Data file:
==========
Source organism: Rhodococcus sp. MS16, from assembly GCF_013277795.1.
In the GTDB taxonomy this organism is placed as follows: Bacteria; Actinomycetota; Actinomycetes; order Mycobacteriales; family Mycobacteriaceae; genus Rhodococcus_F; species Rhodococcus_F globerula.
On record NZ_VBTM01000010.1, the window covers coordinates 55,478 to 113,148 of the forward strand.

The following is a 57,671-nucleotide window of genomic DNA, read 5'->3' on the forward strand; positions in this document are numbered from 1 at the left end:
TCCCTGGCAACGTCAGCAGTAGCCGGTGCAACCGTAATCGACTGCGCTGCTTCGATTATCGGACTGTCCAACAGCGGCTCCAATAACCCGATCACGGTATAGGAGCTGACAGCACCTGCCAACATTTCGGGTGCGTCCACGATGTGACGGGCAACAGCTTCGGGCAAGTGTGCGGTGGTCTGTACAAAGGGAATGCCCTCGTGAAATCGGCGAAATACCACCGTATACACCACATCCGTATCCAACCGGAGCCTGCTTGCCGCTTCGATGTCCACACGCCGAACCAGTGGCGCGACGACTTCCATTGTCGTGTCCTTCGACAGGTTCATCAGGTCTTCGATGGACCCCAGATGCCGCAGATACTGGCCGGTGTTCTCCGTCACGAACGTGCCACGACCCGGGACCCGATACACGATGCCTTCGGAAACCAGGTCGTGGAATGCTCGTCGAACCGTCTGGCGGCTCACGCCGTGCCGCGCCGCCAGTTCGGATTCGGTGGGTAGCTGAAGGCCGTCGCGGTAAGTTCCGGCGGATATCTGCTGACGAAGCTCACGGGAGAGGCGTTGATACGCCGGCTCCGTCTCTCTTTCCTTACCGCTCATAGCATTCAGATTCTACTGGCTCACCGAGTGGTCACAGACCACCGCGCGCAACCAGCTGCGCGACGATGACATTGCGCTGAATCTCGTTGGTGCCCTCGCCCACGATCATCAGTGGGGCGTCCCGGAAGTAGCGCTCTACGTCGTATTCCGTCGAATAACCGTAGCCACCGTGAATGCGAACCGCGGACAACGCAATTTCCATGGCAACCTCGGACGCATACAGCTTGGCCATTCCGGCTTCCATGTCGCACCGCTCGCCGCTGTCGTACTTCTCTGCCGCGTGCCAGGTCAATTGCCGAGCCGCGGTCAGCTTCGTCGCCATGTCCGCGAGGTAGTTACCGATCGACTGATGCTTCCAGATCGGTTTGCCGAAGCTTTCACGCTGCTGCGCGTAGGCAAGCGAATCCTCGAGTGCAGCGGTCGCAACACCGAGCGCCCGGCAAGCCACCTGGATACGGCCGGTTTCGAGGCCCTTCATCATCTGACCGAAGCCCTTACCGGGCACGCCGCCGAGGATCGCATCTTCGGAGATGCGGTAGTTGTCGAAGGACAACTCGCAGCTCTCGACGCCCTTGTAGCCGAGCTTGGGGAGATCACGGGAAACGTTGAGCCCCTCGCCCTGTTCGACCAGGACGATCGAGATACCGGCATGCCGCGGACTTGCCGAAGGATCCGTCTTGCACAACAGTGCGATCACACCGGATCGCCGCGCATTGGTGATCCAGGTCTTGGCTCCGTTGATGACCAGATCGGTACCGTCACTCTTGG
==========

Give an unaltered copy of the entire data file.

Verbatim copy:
Source organism: Rhodococcus sp. MS16, from assembly GCF_013277795.1.
In the GTDB taxonomy this organism is placed as follows: Bacteria; Actinomycetota; Actinomycetes; order Mycobacteriales; family Mycobacteriaceae; genus Rhodococcus_F; species Rhodococcus_F globerula.
On record NZ_VBTM01000010.1, the window covers coordinates 55,478 to 113,148 of the forward strand.

The following is a 57,671-nucleotide window of genomic DNA, read 5'->3' on the forward strand; positions in this document are numbered from 1 at the left end:
TCCCTGGCAACGTCAGCAGTAGCCGGTGCAACCGTAATCGACTGCGCTGCTTCGATTATCGGACTGTCCAACAGCGGCTCCAATAACCCGATCACGGTATAGGAGCTGACAGCACCTGCCAACATTTCGGGTGCGTCCACGATGTGACGGGCAACAGCTTCGGGCAAGTGTGCGGTGGTCTGTACAAAGGGAATGCCCTCGTGAAATCGGCGAAATACCACCGTATACACCACATCCGTATCCAACCGGAGCCTGCTTGCCGCTTCGATGTCCACACGCCGAACCAGTGGCGCGACGACTTCCATTGTCGTGTCCTTCGACAGGTTCATCAGGTCTTCGATGGACCCCAGATGCCGCAGATACTGGCCGGTGTTCTCCGTCACGAACGTGCCACGACCCGGGACCCGATACACGATGCCTTCGGAAACCAGGTCGTGGAATGCTCGTCGAACCGTCTGGCGGCTCACGCCGTGCCGCGCCGCCAGTTCGGATTCGGTGGGTAGCTGAAGGCCGTCGCGGTAAGTTCCGGCGGATATCTGCTGACGAAGCTCACGGGAGAGGCGTTGATACGCCGGCTCCGTCTCTCTTTCCTTACCGCTCATAGCATTCAGATTCTACTGGCTCACCGAGTGGTCACAGACCACCGCGCGCAACCAGCTGCGCGACGATGACATTGCGCTGAATCTCGTTGGTGCCCTCGCCCACGATCATCAGTGGGGCGTCCCGGAAGTAGCGCTCTACGTCGTATTCCGTCGAATAACCGTAGCCACCGTGAATGCGAACCGCGGACAACGCAATTTCCATGGCAACCTCGGACGCATACAGCTTGGCCATTCCGGCTTCCATGTCGCACCGCTCGCCGCTGTCGTACTTCTCTGCCGCGTGCCAGGTCAATTGCCGAGCCGCGGTCAGCTTCGTCGCCATGTCCGCGAGGTAGTTACCGATCGACTGATGCTTCCAGATCGGTTTGCCGAAGCTTTCACGCTGCTGCGCGTAGGCAAGCGAATCCTCGAGTGCAGCGGTCGCAACACCGAGCGCCCGGCAAGCCACCTGGATACGGCCGGTTTCGAGGCCCTTCATCATCTGACCGAAGCCCTTACCGGGCACGCCGCCGAGGATCGCATCTTCGGAGATGCGGTAGTTGTCGAAGGACAACTCGCAGCTCTCGACGCCCTTGTAGCCGAGCTTGGGGAGATCACGGGAAACGTTGAGCCCCTCGCCCTGTTCGACCAGGACGATCGAGATACCGGCATGCCGCGGACTTGCCGAAGGATCCGTCTTGCACAACAGTGCGATCACACCGGATCGCCGCGCATTGGTGATCCAGGTCTTGGCTCCGTTGATGACCAGATCGGTACCGTCACTCTTGG